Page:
Is Foodscaping real?
Yes, foodscaping is a very real hobby and has been around for a long time. It is essentially a relabelling of the term ‘Edible Landscaping’. Foodscaping or Edible Landscaping is the conversion of an outdoor space into one that is used to grow edible plants and food.
Another great example of when a foodscaping community flourished in Britain in WW2. This is when a campaign known as ‘Dig for Victory’ saw the country produce 75% of its food from empty spaces & back yards.
If you have been searching the term ‘Foodscaping’ it is likely you have come across the community in Geneva Switzerland. This community set a great example of how we could all do some things a little differently . The way we source our food. So, what is foodscpaing and why do they do it in Geneva Switzerland? We will explore the idea in this article.
Need some ideas to get started foodscaping? Check out this article
What do they do in Geneva?
It is a simple idea, everyone grows food and at harvest, the community will trade the vegetables, fruits, and herbs they have grown. In some cases, one person may only grow one type of fruit or vegetable which they will then trade. Not only is homegrown food cheap, but it is also highly nutritious compared to mass-grown food. The example of the foodscaping community in Geneva is something we can all aspire to.
Where exactly is this place?
The foodscaping community is based in a town called Jardins familiaux de Bel Essert which is in Geneva Switzerland. It is becoming an urban legend in the sustainable community and it’s easy to see why, their use of land is not only clever but essential to the survival of future communities.
Urban Homestead & Suburban Farm
As you can see here, from the ground Jardins familiaux de Bel Essert looks just like an average suburban town. It is only from the air we can see the wonderful display of greenhouses, vegetable plots, orchards, and sheds. It is amazing how much food you can produce in your average suburban garden or yard.
Do you want to start foodscaping?
If you want to get stuck into foodscaping head to our homepage here and bookmark it!
We have a wealth of hands-on articles about foodscaping, just like the community in Geneva Switzerland. Our goal at The Backyard Farmer (the urban homestead blog) is to turn the globe into a foodscaping community and help people eat better as well as help the planet recover.
Why should we start foodscaping?
Growing food has always been good for us as humans. It gets us out into the fresh air and amongst the plants which we know is great for our well-being, it can even stave off depression.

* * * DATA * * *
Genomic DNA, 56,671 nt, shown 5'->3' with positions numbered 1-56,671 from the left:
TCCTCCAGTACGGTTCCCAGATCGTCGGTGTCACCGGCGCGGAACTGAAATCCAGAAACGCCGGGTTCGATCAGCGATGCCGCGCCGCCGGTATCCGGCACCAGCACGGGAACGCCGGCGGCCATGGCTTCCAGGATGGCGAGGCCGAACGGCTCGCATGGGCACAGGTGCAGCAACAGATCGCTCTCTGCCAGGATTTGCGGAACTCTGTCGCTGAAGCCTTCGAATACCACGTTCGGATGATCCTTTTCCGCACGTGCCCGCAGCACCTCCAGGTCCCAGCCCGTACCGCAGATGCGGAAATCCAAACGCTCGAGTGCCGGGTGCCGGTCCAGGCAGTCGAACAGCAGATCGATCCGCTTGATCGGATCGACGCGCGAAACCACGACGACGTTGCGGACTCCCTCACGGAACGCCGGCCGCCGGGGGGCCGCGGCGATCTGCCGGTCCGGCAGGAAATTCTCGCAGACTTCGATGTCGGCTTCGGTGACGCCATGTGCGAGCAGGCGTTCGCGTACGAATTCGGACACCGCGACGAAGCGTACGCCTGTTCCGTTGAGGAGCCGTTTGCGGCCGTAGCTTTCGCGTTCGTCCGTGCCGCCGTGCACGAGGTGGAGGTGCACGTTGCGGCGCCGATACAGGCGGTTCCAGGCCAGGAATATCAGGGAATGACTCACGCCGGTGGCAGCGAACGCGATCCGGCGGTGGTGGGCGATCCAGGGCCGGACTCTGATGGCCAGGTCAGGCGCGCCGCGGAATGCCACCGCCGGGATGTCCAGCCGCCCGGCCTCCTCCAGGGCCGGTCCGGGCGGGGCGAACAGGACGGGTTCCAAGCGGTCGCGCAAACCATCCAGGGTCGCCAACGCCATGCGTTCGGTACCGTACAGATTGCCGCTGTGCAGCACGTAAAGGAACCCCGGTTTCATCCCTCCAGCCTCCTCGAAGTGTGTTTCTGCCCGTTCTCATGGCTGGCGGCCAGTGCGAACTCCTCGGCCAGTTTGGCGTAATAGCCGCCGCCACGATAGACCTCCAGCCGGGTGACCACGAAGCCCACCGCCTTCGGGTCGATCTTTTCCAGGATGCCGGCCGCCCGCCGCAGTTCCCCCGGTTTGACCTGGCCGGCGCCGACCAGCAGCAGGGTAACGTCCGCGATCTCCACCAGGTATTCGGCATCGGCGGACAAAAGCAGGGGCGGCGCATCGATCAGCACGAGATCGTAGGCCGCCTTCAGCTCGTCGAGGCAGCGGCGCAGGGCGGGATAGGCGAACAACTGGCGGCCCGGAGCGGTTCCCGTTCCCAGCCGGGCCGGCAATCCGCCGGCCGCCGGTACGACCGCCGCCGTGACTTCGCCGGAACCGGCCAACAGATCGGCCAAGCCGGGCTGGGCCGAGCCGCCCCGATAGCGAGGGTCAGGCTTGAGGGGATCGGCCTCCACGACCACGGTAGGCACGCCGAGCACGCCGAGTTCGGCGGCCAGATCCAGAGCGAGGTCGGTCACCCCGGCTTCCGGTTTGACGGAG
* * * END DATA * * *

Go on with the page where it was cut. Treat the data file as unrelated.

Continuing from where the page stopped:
From a food security & ecological perspective, now is the time we should start foodscaping and growing some of our food.
Industrial farming is damaging the planet and producing less nutritious foods. By growing our food we can take some pressure off the supply chain. In turn, food grown at home is also more nutritious.
What does ‘foodscape’ mean?
‘Foodscape’ or ‘Foodscaping’ is the process of turning your outdoor yard, space, or garden into somewhere you can grow food. Fruits, salads & vegetables like tomatoes, potatoes, salads, onions, garlic, and carrots can all be grown easily in a small amount of space. There are many different ways you can convert garden space into a food grower’s paradise, inviting fresh food and wildlife into your home.
How do you make an edible landscape?
It’s easier than it sounds, but if you are new to gardening in general then the best thing to do is start small. The best edible plants to grow for absolute beginners are herbs like basil, chives, rosemary, mint, lemon balm, coriander, and parsley. Herbs are usually quite hardy, fast-growing plants and can be used in the kitchen quickly. This will get you into the great experience of growing your food… and eating it!
After adding more and more edible plants to your collection, you will end up with an edible garden!
Why do we have Lawns anyway?
When we look back through history as to why we keep empty green spaces, we find an answer. Which essentially boils down to wealth and demonstrations of power. The ‘Lawn’ as a common house feature has only been around since the 19th century. Before this, it was very much a sign of power and wealth to be able to have a well-kept lawn or garden. Any ‘common folk’ would have had to use any space to grow food or raise cattle for food or income. The garden lawn had its peak during the 16th century when rich landowners would maintain a lawn where they could play sports or host garden parties in geometrically landscaped gardens.
Geneva / Switzerland – Foodscaping
The best and most popular example of modern foodscaping is in Geneva Switzerland where a community grows and exchange food among themselves, this is also still common in parts of the world like Bulgaria and Azerbaijan.